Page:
LatinaLista — A new report outlines how the "traditional" college student is on her/his way to being a minority on college campuses.
According to the report, "Leading in a Changing America: Presidential Perspectives from Hispanic-Serving Institutions," traditional college students will be replaced by nontraditional students who are:
low-income, first-generation, part-time, commuting, ethnically diverse and older. Most Hispanic students can be classified as nontraditional. Traditional students are predominately white, financially dependent on their parents and enroll full-time in college immediately after high school graduation.
Research shows that from 1980 to 2007, nontraditional student representation increased 194 percent, while traditional student representation increased only 18 percent.
The group of minority students with the largest increase in college enrollment is Hispanics, with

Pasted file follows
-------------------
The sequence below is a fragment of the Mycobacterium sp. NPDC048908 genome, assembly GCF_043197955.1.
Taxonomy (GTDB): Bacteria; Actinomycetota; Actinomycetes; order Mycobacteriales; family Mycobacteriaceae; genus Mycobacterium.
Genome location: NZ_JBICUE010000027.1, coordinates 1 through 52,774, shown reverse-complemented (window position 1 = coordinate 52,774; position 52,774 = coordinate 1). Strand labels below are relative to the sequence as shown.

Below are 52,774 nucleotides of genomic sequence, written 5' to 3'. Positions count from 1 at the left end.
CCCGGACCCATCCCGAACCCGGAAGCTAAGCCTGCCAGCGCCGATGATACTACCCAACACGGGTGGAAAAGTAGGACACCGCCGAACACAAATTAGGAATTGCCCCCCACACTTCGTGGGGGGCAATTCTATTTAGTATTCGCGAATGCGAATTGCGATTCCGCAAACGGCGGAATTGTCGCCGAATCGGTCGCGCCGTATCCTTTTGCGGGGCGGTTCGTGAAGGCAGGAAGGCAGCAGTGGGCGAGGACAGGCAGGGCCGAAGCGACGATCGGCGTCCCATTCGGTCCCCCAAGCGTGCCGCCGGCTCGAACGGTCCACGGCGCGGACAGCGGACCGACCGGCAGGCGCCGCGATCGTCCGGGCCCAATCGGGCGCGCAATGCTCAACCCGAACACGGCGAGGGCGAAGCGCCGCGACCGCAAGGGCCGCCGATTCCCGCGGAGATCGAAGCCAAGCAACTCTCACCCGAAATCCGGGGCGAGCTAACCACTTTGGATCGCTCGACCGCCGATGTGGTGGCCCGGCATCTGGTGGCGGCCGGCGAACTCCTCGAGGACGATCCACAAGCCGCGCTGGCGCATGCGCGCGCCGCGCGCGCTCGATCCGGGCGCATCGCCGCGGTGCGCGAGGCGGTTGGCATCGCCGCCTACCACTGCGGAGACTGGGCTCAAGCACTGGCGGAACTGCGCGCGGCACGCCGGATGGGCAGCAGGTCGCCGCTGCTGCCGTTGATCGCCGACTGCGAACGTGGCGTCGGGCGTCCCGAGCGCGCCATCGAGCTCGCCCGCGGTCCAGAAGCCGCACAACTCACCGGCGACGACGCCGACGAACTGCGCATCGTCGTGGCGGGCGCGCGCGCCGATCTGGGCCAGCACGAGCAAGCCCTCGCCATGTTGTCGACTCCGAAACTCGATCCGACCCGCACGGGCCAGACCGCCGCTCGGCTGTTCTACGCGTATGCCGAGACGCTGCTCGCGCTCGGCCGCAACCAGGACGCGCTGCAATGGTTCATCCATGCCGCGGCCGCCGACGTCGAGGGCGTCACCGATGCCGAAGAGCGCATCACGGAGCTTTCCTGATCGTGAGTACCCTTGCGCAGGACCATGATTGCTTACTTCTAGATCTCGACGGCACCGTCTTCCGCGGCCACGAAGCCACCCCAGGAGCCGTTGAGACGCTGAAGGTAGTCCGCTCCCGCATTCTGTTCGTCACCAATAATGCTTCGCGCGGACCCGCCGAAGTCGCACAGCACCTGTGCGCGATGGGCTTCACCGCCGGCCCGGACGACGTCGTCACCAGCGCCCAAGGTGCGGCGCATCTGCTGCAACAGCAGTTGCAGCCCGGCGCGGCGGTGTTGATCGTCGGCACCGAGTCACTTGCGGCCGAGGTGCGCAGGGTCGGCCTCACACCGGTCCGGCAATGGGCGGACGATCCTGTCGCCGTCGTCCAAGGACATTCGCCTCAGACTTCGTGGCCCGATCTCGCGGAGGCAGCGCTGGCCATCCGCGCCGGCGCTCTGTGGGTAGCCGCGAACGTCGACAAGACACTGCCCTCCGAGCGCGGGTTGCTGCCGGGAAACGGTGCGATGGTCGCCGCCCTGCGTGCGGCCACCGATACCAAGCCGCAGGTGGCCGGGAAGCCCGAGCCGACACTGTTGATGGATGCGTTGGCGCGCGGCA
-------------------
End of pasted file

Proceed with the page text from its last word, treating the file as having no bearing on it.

more than 300 percent more Hispanic students enrolled in 2007 than in 1980. Census projections
estimate that Hispanics will be 22 percent of the nation's college-age population by 2020.
The report, authored by Exelencia in Education, while more of a blueprint for college administrators on how to create a successful learning environment for these nontraditional students, also is of general interest because it gives insight as to the living conditions of these students.
For example, some college presidents interviewed reported that more of their students are homeless, going hungry and victims of domestic violence.
It's information that serves as a wake-up call of the added hardships of these students who want to pursue higher education at any cost.